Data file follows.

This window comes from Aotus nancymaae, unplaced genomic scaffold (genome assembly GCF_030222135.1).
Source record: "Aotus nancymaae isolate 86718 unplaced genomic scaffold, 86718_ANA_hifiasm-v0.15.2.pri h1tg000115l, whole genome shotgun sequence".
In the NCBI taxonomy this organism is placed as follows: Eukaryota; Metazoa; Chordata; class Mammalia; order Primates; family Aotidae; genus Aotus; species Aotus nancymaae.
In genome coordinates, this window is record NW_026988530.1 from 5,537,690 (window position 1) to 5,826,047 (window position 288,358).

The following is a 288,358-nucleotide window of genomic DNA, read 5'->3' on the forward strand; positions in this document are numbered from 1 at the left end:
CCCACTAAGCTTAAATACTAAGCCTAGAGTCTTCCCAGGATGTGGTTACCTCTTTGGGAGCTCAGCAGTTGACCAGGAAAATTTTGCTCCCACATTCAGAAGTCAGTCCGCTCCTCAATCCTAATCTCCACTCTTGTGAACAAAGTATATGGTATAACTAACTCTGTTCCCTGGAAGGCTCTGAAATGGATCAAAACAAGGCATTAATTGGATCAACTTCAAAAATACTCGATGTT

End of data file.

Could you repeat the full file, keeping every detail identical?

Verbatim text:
This window comes from Aotus nancymaae, unplaced genomic scaffold (genome assembly GCF_030222135.1).
Source record: "Aotus nancymaae isolate 86718 unplaced genomic scaffold, 86718_ANA_hifiasm-v0.15.2.pri h1tg000115l, whole genome shotgun sequence".
In the NCBI taxonomy this organism is placed as follows: Eukaryota; Metazoa; Chordata; class Mammalia; order Primates; family Aotidae; genus Aotus; species Aotus nancymaae.
In genome coordinates, this window is record NW_026988530.1 from 5,537,690 (window position 1) to 5,826,047 (window position 288,358).

The following is a 288,358-nucleotide window of genomic DNA, read 5'->3' on the forward strand; positions in this document are numbered from 1 at the left end:
CCCACTAAGCTTAAATACTAAGCCTAGAGTCTTCCCAGGATGTGGTTACCTCTTTGGGAGCTCAGCAGTTGACCAGGAAAATTTTGCTCCCACATTCAGAAGTCAGTCCGCTCCTCAATCCTAATCTCCACTCTTGTGAACAAAGTATATGGTATAACTAACTCTGTTCCCTGGAAGGCTCTGAAATGGATCAAAACAAGGCATTAATTGGATCAACTTCAAAAATACTCGATGTT